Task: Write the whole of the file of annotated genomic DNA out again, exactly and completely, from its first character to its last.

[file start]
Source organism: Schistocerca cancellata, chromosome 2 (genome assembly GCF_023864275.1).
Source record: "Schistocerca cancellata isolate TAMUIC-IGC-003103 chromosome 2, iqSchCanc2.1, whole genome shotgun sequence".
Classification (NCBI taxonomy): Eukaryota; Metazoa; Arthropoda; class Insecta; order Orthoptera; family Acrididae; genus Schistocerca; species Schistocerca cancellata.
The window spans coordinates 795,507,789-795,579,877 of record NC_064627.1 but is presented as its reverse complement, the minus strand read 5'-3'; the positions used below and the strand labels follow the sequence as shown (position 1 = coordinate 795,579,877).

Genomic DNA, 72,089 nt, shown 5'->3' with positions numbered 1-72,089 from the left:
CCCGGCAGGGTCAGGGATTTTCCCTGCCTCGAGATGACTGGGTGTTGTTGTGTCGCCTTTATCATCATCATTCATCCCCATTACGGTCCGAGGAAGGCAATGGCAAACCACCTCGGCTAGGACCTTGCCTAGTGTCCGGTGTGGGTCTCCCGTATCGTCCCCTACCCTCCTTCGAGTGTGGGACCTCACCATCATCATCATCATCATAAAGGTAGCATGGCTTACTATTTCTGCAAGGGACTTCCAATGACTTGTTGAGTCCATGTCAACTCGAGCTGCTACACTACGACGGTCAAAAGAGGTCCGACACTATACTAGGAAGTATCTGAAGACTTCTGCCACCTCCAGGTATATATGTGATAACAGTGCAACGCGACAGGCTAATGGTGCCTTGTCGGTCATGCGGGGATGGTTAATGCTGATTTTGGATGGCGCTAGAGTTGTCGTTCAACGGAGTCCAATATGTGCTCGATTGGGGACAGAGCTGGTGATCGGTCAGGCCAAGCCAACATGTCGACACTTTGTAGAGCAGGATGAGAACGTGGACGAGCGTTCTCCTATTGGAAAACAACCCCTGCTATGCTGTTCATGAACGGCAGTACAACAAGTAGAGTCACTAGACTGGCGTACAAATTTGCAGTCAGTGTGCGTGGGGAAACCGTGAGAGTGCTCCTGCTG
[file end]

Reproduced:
Source organism: Schistocerca cancellata, chromosome 2 (genome assembly GCF_023864275.1).
Source record: "Schistocerca cancellata isolate TAMUIC-IGC-003103 chromosome 2, iqSchCanc2.1, whole genome shotgun sequence".
Classification (NCBI taxonomy): Eukaryota; Metazoa; Arthropoda; class Insecta; order Orthoptera; family Acrididae; genus Schistocerca; species Schistocerca cancellata.
The window spans coordinates 795,507,789-795,579,877 of record NC_064627.1 but is presented as its reverse complement, the minus strand read 5'-3'; the positions used below and the strand labels follow the sequence as shown (position 1 = coordinate 795,579,877).

Genomic DNA, 72,089 nt, shown 5'->3' with positions numbered 1-72,089 from the left:
CCCGGCAGGGTCAGGGATTTTCCCTGCCTCGAGATGACTGGGTGTTGTTGTGTCGCCTTTATCATCATCATTCATCCCCATTACGGTCCGAGGAAGGCAATGGCAAACCACCTCGGCTAGGACCTTGCCTAGTGTCCGGTGTGGGTCTCCCGTATCGTCCCCTACCCTCCTTCGAGTGTGGGACCTCACCATCATCATCATCATCATAAAGGTAGCATGGCTTACTATTTCTGCAAGGGACTTCCAATGACTTGTTGAGTCCATGTCAACTCGAGCTGCTACACTACGACGGTCAAAAGAGGTCCGACACTATACTAGGAAGTATCTGAAGACTTCTGCCACCTCCAGGTATATATGTGATAACAGTGCAACGCGACAGGCTAATGGTGCCTTGTCGGTCATGCGGGGATGGTTAATGCTGATTTTGGATGGCGCTAGAGTTGTCGTTCAACGGAGTCCAATATGTGCTCGATTGGGGACAGAGCTGGTGATCGGTCAGGCCAAGCCAACATGTCGACACTTTGTAGAGCAGGATGAGAACGTGGACGAGCGTTCTCCTATTGGAAAACAACCCCTGCTATGCTGTTCATGAACGGCAGTACAACAAGTAGAGTCACTAGACTGGCGTACAAATTTGCAGTCAGTGTGCGTGGGGAAACCGTGAGAGTGCTCCTGCTG